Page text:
Weekly Round-Up: August 22, 2014

August 22nd, 2014 by Dan Allan

Each Friday, CIVIX provides a digest of the major events in Canadian politics.

Retirements and resignations

Sana Hassainia, the MP for the Vercheres-Les Patriotes, resigned from the NDP and will sit as an independent. Hassainia disagreed with the party’s stance on the conflict in Gaza.

Another one bites the dust. The Bloc Québécois have lost another MP as Jonquiere-Alma’s Claude Patry has indicated that he will not run in the next federal election. Jean-François Fortin resigned from the Bloc caucus just last week.

The retirements and resignations aren’t limited to the opposition side of the House of Commons. Conservative MPs Rick Norlock (from Northumberland-Quinte) and Brian Storseth (from Westlock-St. Paul) will not be seeking re-election.

The New Brunswick election is underway!

The 38th New Brunswick general election is underway! Premier David Alward met with the lieutenant-governor on Monday and the writs of election were issued yesterday. Alward and the PC have already pulled out of the leaders’ debate due to their disagreement with the inclusion of two minor parties.

The province goes to the poll on September 22. You can read our election preview for more information or visit the new and improved Elections New Brunswick website.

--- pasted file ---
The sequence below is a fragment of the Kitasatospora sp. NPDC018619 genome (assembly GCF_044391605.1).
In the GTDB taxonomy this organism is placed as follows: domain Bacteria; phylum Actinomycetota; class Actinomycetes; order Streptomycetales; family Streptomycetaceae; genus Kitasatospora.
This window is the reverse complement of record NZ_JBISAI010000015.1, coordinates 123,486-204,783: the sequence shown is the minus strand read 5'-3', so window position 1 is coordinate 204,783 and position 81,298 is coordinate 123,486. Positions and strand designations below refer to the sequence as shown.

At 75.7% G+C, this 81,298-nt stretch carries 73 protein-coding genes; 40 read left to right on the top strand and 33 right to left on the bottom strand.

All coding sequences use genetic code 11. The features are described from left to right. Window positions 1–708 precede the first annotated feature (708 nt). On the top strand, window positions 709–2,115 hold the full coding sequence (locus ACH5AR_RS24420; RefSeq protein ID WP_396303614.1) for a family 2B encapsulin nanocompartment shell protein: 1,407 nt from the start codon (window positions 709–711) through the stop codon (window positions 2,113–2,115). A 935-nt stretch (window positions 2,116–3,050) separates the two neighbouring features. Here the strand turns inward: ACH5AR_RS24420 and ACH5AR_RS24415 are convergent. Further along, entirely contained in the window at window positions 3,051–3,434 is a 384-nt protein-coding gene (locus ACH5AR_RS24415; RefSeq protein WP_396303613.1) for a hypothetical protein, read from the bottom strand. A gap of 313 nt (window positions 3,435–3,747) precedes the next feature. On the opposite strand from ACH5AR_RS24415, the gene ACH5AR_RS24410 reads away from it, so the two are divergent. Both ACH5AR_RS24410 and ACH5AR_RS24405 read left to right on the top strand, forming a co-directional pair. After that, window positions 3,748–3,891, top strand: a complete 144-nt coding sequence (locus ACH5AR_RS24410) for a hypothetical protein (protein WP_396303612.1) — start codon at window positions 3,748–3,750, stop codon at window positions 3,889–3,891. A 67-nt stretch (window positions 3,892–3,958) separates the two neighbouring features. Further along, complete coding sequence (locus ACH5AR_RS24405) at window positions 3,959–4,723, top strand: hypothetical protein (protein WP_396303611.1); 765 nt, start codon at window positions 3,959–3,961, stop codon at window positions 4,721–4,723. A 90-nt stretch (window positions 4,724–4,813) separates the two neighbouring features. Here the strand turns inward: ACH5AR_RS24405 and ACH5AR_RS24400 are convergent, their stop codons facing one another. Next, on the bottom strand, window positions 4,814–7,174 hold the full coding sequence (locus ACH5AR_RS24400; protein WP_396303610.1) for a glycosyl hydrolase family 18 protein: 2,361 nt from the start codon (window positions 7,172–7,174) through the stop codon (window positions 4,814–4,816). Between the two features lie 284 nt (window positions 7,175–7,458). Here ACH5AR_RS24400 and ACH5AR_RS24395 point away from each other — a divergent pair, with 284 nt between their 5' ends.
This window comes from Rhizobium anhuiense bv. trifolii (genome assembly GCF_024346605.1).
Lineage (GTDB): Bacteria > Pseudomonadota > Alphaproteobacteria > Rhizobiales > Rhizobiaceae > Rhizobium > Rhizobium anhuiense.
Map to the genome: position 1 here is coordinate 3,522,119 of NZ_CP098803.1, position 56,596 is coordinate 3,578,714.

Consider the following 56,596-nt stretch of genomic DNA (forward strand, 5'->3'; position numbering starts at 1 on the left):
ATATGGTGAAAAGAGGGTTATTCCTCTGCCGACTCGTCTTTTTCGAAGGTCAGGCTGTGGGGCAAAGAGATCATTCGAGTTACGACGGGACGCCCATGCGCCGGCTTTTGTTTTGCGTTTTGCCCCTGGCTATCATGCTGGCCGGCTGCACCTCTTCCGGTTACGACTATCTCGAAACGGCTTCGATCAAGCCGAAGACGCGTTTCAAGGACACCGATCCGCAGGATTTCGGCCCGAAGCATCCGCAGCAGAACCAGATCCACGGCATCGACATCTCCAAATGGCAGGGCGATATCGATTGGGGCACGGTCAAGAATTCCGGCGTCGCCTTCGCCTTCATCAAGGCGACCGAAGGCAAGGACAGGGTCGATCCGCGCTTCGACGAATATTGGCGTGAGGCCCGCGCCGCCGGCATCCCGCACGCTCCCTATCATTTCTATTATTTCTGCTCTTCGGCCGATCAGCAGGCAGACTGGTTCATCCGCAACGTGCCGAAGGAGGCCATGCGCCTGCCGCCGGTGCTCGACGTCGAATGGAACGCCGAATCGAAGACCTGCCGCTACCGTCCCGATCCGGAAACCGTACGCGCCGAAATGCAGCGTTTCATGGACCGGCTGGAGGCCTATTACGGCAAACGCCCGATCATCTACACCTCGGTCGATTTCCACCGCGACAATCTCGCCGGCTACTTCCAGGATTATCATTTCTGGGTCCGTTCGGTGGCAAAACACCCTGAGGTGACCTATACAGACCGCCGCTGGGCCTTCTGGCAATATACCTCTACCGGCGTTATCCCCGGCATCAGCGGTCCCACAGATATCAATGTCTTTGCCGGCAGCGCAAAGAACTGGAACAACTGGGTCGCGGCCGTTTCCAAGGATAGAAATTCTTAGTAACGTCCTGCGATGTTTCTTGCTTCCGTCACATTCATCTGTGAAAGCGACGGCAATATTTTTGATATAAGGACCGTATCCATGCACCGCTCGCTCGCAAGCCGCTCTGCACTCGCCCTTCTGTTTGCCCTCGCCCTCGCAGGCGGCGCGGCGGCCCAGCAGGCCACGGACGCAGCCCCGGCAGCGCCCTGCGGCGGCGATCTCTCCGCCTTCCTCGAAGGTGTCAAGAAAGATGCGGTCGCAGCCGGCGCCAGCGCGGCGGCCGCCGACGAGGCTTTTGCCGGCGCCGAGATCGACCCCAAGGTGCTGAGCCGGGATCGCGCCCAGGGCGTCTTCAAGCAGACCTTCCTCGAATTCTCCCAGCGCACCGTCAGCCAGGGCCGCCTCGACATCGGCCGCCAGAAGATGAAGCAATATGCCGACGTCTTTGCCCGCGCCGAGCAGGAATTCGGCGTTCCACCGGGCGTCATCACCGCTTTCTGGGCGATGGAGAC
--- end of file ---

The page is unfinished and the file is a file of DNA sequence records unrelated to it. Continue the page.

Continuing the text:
Should MPs be required to tweet in both languages?

Foreign Minister John Baird has tweeted his way into hot water. Canada’s commissioner of official languages has launched an investigation related to a complaint that Baird tweets primarily in English. The account in question, @HonJohnBaird, is the minister’s personal account.

Party leadership update

In Alberta, PC leadership candidate Jim Prentice announced that he would immediately run in a by-election if he became premier next month. Prentice also announced that, if elected, he would introduce term limits on provincial politicians (three terms for MLAs, and two for premiers).

The Saskatchewan Liberal Party has a new leader as Darrin Lamoureux was acclaimed for the position.

Possible electoral changes

Would voting on weekends increase turnout? That’s just one idea ‘floated’ by Elections Ontario in their most recent annual report.

A fire hydrant can’t technically run for mayor, but that didn’t stop the Globe and Mail from endorsing one in Toronto.

If you can drive at 16, why can’t you vote? One London, Ontario council candidate would extend voting rights if elected.

What we’ve been up to

We are very excited to welcome Diana MacVey and Emily Barrette to our team this week!

We will be working with Informed Vote Toronto on an ESL education pilot project during the upcoming Toronto municipal election. Learn more about it here.

For ongoing updates, follow us on Twitter at @CIVIX_Canada.

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